On Friday, we looked at the extremely weird phenomenon of the Reactionary who tries to deflect from Catholic Social Teaching concerning the relationship of rich and poor by arguing that Real Catholics[TM] should be antisemites and therefore any Catholic who is not an antisemite can be ignored as a contemptible “Vatican II liberal” (since Vatican II rejects all this stuff in Nostra Aetate). The particular bizarro argument I ran across appealed to the Fourth Lateran Council’s canons which prescribed the following in Canons 67-70:
Jews should be compelled to make satisfaction for the tithes and offerings to churches, which the Christians supplied before their properties fell into of the Jews.
Jews and Saracens of both sexes in every Christian province must be distinguished from the Christian by a difference of dress. On Passion Sunday and the last three days of Holy Week they may not appear in public.
Jews are not to be given public offices. Anyone instrumental in doing this is to be punished. A Jewish official is to be denied all intercourse with Christians.
Jews who have received baptism are to be restrained by the prelates from returning to their former rite.
A Normal Catholic, appalled by these canons, wrote me to say:
Wow there’s some disturbing stuff in there….
How do we reconcile that with any kind of requirement to follow any other Canon of any other Council?
By recognizing that our ancestors were, just like us, mortals constrained by sin and cultural blindnesses, but also, just like us, not wholly so. Lateran 4 took place at a time when everybody believed that “Error has no rights” and nobody had yet worked out that persons in error do have rights. We are not smarter or better then them. We merely stand on the shoulders of the giants who worked such issues out. And we still have a helluva long way to go.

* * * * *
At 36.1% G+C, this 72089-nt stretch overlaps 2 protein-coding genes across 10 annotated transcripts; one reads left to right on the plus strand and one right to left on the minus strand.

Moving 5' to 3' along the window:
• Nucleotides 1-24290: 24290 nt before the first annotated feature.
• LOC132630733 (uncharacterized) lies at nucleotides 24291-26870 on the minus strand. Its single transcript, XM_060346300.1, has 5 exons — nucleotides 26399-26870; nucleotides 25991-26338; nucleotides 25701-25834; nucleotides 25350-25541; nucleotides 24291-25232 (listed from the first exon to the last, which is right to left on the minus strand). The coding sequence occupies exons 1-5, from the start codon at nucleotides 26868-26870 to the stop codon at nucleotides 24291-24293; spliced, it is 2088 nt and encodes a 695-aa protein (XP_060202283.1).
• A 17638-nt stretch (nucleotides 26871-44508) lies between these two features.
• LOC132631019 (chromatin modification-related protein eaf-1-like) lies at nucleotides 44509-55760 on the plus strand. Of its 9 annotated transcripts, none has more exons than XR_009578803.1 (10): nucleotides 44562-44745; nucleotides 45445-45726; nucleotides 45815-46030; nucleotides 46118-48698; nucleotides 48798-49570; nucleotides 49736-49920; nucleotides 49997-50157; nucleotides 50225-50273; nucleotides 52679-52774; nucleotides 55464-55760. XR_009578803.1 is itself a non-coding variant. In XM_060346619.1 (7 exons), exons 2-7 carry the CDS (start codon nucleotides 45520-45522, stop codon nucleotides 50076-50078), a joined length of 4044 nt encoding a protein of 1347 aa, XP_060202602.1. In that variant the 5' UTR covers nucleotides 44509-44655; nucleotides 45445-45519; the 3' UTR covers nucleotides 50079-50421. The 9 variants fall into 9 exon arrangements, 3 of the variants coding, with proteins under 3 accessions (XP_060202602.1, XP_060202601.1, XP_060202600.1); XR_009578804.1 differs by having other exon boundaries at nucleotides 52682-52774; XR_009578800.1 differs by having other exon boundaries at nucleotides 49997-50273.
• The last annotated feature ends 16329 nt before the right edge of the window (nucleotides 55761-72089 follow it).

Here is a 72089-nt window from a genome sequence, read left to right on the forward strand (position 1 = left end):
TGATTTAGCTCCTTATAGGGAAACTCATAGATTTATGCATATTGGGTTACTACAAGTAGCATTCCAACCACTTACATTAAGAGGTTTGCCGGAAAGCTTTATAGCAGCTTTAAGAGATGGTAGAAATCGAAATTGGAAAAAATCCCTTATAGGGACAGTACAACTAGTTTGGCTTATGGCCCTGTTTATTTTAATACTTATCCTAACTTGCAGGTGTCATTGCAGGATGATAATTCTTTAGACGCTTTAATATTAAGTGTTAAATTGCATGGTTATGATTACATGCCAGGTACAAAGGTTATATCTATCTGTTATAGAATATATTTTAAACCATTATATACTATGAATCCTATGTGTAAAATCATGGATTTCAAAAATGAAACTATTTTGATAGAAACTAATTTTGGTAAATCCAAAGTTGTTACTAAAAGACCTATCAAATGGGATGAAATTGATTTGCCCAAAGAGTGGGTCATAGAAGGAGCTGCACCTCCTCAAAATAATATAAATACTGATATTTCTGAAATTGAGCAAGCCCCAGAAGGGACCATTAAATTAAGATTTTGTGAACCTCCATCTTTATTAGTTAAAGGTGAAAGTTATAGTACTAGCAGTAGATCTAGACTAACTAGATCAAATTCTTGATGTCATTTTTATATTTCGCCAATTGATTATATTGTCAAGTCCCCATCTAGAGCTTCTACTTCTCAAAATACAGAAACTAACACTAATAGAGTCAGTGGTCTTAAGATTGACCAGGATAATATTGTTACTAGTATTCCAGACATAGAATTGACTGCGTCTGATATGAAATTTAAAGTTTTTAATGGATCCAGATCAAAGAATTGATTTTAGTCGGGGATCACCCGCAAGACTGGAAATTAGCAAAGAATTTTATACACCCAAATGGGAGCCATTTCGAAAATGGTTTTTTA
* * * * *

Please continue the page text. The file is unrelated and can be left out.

And, by the way, before we go on, it is important to recognize that nobody today really believes error has rights either. That is why nobody in their five wits thinks that if somebody from the Flat Earth Society declares he should be put in charge of NASA, his opinions are just as valid as a round earther’s and he is a victim of injustice if he is denied the job. The only thing we differ from medievals about is not the question of whether error has rights, but the question of which errors we regard as important. We no longer tend to see theological differences as matters of life or death and so imagine we are tolerant when really we are often merely indifferent. But with issues that matter to us, not a few post-moderns can be just as willing to use short cuts in persecuting those we believe to be in error as any medieval mob.
Indeed, the very concept of “human rights” was only beginning to be worked out as a principle in law by Catholic theologians and canonists at about the time of Lateran 4 and the process still had centuries to go to reach the point where perceived outsiders to the dominant community could hope for equal treatment under the law. And given that America is now the biggest gulag on Planet Earth and that gulag jails the brown and poor at percentages vastly disproportionate to the mainstream population, we are in a poor position to brag of our superiority.
Relatedly, it is only in my lifetime that Vatican II could articulate that “Man is the only creature on earth whom God has willed for his own sake.” And we have only barely begun to scratch the surface of the implications of that epoch-making formulation in Catholic anthropology.
In short, that doctrine develops and that prudential applications of doctrine are sometimes bad is no argument at all that the Church not be heeded. The overwhelming bulk of the Church’s conciliar canons and papal decrees about this and that are not permanently binding dogmatic definitions of the Faith, but are simple prudential human decisions and choices about how to apply the principles of the Faith to particular cultural situations. And none of these are protected by infallibility or immune to human sin, blindness, or ignorance in the least.